There is so much to see around Galway
This wonderfully ornamented castle, now a bank, was the city home of one of the Lynch families. Shop Street has always been the main thoroughfare in the city, going all the way back to the 14th century. Today this pedestrianised streets boasts interesting shops and music filled streets. Imagine what this street looked like when the Cromwellian forces entered the city in 1652 after a 9 month siege.
After the Famine, or the Great Hunger, millions of Irish men and women emigrated. Galway was no different, in fact from 1847 to 1857 over 100 ships left Galway Bay carrying emigrants to America. Later on in the latter end of the 19th century and until the 1950's Passenger Liners regularly anchored in the bay and tenders brought out the passengers from Galway docks to the great ships. Once Air travel came into being transatlantic, the days of the Liner were over
Blackrock diving tower, in Salthill. The Diving Tower was built in the 1950's and is today the iconic symbol of summer in the city..and 'The Guard' Movie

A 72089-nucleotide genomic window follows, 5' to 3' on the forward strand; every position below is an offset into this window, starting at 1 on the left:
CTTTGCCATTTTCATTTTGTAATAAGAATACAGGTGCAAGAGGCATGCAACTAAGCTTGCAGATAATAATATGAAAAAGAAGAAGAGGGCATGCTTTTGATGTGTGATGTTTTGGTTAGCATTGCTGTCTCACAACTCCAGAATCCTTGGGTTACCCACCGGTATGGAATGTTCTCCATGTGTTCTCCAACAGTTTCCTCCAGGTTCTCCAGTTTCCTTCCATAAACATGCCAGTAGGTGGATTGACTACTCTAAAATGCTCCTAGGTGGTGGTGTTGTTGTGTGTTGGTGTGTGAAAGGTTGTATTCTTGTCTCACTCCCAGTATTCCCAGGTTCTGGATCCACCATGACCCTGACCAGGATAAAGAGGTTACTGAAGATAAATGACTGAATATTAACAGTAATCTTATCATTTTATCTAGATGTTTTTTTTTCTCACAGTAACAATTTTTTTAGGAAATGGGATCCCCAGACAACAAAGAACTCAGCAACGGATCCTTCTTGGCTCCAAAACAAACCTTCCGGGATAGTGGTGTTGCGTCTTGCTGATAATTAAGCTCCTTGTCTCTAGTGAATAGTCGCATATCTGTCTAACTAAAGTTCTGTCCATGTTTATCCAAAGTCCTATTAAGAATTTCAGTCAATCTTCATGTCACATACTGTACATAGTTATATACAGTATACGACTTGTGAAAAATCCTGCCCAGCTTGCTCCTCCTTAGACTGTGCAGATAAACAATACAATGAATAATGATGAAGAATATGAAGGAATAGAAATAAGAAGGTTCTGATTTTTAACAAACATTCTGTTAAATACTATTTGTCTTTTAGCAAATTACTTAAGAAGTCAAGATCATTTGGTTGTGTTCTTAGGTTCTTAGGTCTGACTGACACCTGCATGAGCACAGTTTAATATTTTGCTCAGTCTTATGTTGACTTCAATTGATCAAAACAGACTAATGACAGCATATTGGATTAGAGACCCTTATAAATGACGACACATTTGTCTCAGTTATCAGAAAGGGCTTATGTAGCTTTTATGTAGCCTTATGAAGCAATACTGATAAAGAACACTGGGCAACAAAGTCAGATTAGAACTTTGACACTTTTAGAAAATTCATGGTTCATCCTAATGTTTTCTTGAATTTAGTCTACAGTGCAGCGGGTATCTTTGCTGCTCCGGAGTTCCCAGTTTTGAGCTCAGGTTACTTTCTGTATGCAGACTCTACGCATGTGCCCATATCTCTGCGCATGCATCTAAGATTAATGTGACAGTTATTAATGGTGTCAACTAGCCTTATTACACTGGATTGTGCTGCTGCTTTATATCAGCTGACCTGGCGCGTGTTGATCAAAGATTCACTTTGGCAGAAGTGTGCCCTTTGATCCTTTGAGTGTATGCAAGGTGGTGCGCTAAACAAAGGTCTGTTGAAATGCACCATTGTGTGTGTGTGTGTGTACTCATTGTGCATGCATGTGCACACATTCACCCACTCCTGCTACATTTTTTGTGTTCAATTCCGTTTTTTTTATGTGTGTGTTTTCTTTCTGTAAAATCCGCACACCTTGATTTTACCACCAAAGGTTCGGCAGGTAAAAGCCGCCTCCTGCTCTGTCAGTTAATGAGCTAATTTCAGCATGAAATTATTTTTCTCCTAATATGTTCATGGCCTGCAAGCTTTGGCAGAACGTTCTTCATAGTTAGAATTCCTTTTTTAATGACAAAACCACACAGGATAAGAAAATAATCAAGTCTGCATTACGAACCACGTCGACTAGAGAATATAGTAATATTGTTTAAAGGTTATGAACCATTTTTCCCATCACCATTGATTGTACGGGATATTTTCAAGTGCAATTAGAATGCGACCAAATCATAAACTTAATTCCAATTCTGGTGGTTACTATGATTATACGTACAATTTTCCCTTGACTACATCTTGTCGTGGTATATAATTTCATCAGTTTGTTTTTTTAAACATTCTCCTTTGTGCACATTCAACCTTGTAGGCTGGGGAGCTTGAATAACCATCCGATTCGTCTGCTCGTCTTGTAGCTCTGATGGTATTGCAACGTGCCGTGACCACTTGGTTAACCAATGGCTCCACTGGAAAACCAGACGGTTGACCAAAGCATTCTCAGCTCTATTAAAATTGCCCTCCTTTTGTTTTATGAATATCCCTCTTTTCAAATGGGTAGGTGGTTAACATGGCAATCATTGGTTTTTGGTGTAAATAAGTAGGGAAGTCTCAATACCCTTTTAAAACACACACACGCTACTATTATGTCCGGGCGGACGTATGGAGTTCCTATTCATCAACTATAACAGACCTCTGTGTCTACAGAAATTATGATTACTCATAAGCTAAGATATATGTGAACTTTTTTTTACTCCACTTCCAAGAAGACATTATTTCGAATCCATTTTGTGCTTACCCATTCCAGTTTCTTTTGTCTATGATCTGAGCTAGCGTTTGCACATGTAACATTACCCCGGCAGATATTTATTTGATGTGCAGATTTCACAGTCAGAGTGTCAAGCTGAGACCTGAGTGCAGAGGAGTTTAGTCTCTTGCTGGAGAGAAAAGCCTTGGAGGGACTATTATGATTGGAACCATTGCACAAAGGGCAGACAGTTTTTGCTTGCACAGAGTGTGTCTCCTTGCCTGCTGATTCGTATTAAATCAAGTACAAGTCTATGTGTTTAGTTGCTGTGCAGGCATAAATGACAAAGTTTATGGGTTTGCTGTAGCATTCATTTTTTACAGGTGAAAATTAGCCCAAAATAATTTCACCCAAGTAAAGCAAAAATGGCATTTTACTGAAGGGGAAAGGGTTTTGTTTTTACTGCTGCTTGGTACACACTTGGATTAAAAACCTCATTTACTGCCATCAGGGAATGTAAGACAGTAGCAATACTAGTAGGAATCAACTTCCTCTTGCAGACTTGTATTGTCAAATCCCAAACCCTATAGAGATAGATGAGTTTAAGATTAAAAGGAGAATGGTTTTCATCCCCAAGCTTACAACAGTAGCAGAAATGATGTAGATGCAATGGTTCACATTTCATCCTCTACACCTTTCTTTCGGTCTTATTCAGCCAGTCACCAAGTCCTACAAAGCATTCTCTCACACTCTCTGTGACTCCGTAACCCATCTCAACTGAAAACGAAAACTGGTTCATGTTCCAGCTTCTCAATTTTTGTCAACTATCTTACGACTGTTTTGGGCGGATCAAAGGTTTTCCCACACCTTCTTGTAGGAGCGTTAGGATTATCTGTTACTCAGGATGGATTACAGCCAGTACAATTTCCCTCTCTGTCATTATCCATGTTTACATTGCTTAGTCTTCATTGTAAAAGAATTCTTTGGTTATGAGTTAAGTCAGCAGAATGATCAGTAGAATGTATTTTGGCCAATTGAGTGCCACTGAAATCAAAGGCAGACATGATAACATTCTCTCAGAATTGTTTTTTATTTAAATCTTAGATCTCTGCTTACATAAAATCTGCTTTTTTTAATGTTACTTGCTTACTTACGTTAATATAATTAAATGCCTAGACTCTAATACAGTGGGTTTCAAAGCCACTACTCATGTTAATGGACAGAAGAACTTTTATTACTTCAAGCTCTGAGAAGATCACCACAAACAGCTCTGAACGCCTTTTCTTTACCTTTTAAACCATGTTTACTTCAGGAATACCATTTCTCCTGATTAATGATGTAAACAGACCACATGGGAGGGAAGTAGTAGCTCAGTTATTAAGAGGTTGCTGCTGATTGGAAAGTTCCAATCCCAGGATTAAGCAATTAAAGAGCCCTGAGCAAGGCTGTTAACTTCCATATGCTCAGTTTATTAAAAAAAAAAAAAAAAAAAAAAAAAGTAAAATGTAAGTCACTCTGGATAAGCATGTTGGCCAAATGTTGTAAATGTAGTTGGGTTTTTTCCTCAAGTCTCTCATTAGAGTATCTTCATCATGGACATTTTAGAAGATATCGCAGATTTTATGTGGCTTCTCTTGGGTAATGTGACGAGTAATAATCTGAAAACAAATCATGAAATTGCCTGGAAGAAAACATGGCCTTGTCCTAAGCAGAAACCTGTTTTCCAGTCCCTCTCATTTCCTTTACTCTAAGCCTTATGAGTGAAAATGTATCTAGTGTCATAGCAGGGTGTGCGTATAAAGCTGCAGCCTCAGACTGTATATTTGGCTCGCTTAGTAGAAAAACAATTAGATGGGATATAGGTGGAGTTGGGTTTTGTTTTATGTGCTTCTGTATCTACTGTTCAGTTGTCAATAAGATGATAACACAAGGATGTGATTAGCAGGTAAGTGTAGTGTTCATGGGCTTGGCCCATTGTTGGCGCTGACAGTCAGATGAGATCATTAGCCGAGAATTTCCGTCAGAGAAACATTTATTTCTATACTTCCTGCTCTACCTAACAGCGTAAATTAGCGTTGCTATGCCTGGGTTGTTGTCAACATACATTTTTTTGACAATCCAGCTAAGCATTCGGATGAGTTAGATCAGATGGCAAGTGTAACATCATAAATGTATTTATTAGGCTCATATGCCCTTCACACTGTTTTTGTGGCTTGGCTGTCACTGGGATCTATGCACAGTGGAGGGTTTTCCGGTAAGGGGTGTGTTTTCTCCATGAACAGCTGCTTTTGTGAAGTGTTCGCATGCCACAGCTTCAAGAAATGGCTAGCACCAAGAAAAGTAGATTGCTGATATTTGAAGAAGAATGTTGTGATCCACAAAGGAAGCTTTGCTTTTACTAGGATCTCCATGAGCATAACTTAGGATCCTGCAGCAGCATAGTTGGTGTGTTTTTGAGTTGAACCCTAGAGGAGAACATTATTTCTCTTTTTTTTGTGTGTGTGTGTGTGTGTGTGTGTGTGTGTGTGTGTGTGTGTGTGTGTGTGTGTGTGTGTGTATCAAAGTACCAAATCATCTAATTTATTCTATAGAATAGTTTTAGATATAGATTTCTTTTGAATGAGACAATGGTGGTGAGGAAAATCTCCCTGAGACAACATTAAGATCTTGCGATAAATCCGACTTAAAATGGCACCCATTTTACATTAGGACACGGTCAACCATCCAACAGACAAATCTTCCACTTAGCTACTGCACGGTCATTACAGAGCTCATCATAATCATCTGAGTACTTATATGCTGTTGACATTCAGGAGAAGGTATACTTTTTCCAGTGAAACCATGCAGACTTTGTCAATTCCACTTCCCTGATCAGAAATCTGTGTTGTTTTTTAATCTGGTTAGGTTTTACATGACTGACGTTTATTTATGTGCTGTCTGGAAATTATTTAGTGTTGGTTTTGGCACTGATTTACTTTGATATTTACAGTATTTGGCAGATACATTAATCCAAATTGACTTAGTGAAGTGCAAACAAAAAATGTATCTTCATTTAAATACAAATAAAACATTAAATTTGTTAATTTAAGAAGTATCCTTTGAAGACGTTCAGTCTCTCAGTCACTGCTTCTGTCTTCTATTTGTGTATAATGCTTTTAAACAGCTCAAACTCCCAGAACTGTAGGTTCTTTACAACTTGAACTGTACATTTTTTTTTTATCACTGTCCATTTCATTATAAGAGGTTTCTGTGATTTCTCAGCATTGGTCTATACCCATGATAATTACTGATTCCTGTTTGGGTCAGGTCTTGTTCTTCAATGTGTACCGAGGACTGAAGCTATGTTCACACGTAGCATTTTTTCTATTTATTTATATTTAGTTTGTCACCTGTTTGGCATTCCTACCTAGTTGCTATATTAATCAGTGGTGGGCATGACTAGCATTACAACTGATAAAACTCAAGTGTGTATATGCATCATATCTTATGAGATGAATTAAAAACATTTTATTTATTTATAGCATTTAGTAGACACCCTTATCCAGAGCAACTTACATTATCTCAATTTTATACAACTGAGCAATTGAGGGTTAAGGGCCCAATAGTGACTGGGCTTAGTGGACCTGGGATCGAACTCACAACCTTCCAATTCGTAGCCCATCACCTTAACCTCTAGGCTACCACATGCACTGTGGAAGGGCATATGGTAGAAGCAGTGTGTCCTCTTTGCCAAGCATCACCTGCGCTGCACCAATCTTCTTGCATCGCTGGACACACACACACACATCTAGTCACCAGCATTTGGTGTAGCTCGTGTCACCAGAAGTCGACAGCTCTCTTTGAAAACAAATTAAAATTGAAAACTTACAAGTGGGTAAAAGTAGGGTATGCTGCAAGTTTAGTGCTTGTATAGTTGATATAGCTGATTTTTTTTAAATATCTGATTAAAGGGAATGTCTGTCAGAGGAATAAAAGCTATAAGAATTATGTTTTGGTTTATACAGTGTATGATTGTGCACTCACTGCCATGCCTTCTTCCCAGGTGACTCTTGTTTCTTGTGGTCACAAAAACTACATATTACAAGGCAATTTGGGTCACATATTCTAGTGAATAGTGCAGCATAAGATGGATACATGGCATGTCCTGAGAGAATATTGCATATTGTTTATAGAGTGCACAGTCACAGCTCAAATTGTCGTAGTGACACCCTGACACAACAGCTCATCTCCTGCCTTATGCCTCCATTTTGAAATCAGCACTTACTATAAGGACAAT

The Burren flanks one side of Galway Bay and it is filled with pre-and post christian monuments, forts, castles and churches. Holy wells are more common in Clare than Churches.
After the Cromwellian campaign in Ireland (after 1653) over 95% of the land of Ireland was forcibly taken from irish and Norman hands and given to English and Settler owners. Those that resisted or rebelled were either killed or shipped off as slaves to barbados, Jamaica, Bermuda and Montserrat. Most died working on the sugar plantations.
Many piers and harbours were built or renovated during the Famine as Famine relief works. labourers were paid a shilling a day, and most could still not afford even basic foodstuffs like corn, maise or Indian meal. there were no potatoes, as the blight killed off the crop for 7 years
These four sisters from Connecticut loved their walk around Galway with Brian Nolan
Taken around 1890, these proud Irish ladies had a hard life, but still maintained their dignity. Galway Shawls and more smiles than a bag of bunnies
Built by Alexander Nimmo, the Claddagh Basin allowed boats to be floated from Galway bay, up into the Corrib river and lake, via the Eglinton canal
Cartoon of Lord Haw Haw, aka William Joyce, a Galwegian who broadcast propaganda from Germany during WW2. he was executed for Treason by the British after the war and is now buried in Bohermore Cemetery.
It was a long, uncomfortable journey to Dublin from Galway in the 19th C.
My favourite spot to sit and enjoy the Sunset on Galway Bay, looking out along the Corrib and Long Walk, from the Claddagh Basin